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Past event

Applying Social Theory to Educational Research in the new, pandemic normal

Covid-19 has recalibrated academic experiences of their work, cultures and institutions, and enabled the entangled relationship between theory and practice to be rethought. The purpose of this mini-conference was to give practitioners space to discuss how Covid-19 has changed our definitions, theorising and practices of our educational research, in relation to social theory.

In this online mini-conference, objectives were as follows:

  1. To explore the social theories that are currently being effectively applied to educational research in the new pandemic normal.
  2. To create a space in which participants can report their own work in progress, and get formative feedback.
  3. To plan for future workshops that demonstrate how social theory is being applied to educational research, with a specific focus upon methodology and analysis, and dissemination and public engagement.

As we move through the pandemic, towards a new normal for experiencing learning, teaching, and researching, we are considering the idea and potential futures for social theory in its application to educational research. Here we might consider how the pandemic has affected the relationship between social theory and: first, our identities, bodies and psychologies as researchers; second, our research practices and cultures; third, the structures of the institutions in which we work/research; and fourth, how we negotiate and implement our values in our research.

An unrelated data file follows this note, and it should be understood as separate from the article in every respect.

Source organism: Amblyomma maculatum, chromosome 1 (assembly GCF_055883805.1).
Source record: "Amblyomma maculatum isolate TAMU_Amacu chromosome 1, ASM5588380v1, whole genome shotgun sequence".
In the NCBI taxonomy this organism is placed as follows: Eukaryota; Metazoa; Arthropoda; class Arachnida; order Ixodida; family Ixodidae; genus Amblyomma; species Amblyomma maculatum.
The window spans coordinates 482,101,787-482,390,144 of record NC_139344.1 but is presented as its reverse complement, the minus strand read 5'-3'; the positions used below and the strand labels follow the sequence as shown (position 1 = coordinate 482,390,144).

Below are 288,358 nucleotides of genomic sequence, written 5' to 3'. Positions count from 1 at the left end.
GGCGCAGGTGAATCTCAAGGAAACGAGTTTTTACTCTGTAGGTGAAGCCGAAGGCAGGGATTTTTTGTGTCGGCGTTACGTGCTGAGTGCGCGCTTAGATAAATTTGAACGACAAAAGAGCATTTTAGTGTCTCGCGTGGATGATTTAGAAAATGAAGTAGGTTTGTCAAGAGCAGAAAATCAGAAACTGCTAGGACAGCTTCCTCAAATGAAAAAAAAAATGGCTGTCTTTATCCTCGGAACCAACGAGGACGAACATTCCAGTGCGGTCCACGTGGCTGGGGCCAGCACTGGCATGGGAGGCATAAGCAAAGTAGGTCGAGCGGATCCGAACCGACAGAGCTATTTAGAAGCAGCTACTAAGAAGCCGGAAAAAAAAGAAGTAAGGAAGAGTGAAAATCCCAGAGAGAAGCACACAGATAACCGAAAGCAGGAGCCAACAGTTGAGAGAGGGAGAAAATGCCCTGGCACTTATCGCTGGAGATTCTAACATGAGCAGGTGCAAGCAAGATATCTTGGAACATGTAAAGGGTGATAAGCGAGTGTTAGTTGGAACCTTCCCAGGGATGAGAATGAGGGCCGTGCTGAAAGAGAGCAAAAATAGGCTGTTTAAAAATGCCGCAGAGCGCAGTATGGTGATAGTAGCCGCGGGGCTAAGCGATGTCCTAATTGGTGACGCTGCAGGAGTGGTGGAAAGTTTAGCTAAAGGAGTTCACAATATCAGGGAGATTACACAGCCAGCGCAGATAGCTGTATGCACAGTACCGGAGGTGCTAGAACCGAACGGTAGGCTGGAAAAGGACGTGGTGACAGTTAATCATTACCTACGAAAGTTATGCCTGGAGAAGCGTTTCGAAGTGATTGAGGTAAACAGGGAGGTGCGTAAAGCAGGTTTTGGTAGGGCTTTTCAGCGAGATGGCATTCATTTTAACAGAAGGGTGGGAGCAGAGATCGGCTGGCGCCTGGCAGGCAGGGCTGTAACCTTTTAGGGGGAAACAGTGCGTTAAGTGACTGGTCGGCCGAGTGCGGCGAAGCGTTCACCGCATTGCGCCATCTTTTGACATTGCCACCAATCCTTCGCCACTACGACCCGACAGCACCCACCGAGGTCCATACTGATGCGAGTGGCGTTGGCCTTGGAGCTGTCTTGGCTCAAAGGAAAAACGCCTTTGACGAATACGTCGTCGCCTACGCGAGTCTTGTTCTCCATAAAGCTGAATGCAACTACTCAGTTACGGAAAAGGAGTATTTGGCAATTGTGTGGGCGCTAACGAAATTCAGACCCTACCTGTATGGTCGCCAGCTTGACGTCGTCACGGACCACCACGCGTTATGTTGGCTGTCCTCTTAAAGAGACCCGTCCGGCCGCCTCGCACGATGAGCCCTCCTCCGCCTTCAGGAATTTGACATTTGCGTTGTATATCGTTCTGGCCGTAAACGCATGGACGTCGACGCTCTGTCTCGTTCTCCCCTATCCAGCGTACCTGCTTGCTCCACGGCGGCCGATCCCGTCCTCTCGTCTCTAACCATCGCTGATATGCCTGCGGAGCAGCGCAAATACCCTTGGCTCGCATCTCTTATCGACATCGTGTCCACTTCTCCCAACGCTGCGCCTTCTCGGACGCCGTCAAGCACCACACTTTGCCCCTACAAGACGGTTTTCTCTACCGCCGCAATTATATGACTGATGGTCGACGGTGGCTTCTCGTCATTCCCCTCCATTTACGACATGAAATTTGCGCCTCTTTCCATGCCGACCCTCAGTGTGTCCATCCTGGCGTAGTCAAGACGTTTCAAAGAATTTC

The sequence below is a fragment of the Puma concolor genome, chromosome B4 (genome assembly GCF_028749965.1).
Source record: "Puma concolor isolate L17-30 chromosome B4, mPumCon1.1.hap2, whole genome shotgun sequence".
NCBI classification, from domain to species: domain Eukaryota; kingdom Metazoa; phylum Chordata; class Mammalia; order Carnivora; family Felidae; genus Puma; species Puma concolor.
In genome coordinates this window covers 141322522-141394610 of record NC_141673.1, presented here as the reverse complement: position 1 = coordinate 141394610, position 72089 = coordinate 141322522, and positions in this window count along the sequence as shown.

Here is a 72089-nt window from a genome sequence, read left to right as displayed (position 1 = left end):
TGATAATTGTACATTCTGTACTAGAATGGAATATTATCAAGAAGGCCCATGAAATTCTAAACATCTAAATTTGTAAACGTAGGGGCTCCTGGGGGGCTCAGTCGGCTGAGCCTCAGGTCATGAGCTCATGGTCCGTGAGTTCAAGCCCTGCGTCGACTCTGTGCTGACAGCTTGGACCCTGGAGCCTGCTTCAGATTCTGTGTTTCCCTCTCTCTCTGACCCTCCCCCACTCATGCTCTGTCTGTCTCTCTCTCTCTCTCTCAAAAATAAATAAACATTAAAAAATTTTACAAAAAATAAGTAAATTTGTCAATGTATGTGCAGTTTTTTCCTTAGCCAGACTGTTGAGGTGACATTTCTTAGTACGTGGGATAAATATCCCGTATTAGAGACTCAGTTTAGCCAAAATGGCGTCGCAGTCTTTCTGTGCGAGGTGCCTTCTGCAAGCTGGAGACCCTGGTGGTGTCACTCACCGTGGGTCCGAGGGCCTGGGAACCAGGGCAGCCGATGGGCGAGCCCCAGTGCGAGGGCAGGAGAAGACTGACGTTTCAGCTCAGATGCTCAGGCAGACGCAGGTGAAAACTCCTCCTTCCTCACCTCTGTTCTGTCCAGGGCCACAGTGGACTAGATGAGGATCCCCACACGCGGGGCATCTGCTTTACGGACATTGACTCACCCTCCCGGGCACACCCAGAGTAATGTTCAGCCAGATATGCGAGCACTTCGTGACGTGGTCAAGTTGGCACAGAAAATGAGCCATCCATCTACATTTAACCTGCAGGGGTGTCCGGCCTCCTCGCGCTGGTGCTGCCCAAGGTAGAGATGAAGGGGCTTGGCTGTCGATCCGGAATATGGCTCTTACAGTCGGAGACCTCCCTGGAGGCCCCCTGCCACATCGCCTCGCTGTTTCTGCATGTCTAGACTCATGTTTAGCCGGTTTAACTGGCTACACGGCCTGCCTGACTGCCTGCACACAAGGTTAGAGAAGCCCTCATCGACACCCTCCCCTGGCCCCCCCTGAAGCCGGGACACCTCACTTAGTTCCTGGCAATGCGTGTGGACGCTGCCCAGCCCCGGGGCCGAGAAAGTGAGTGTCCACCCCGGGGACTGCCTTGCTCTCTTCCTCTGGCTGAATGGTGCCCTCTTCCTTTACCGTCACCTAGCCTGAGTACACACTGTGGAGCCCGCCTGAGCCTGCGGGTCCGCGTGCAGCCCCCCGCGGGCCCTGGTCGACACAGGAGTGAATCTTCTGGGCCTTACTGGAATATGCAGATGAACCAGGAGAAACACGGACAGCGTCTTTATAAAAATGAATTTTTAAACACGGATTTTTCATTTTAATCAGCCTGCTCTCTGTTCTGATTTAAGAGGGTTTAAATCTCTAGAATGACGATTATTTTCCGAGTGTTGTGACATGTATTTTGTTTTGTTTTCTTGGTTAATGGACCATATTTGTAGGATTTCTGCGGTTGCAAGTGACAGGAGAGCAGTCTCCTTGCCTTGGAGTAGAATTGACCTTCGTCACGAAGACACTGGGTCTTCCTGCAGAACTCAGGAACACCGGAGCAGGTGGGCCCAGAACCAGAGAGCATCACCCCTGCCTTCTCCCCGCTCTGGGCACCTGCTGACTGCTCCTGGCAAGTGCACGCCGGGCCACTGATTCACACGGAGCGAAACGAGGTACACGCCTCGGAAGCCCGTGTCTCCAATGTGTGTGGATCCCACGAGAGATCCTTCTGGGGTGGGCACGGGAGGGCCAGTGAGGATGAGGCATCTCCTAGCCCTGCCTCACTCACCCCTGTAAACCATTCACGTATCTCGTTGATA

In this, we wish to push beyond where our bodies, emotions, values are currently situated in the pandemic, to reimagine the relationship between social theory and educational research. How might we reimagine this work beyond Covid-19, in order to understand how we navigate future crises, or those crises that are already with us, in terms of climate, ecosystems, austerity and so on? What might social theory contribute to our understanding of educational research for social justice grounded in intercommunal, intersectional and intergenerational perspectives?

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Profile picture of Cristina Costa
Cristina Costa, Dr

Assistant Professor at Durham University

Cristina Costa is Assistant Professor in the School of Education at Durham University. She has a strong interest in educational and digital practices and inequalities. She particularly interested in exploring the intersection of education and...

Profile picture of Denise Mifsud
Denise Mifsud, Dr

Associate Professor in Educational Leadership, Management & Governance at University of Bath

Dr Denise Mifsud is Associate Professor in Educational Leadership, Management and Governance at the University of Bath. She has many years of practitioner experience in education settings in both teaching and top-level leadership roles within the...

Profile picture of Richard Hall
Richard Hall, Professor

Professor of Education and Technology at De Montfort University

Richard Hall is Professor of Education and Technology at De Montfort University. A National Teaching Fellow, Richard directs the research and evaluation work of the Decolonising DMU project. He is the author of The Hopeless University:...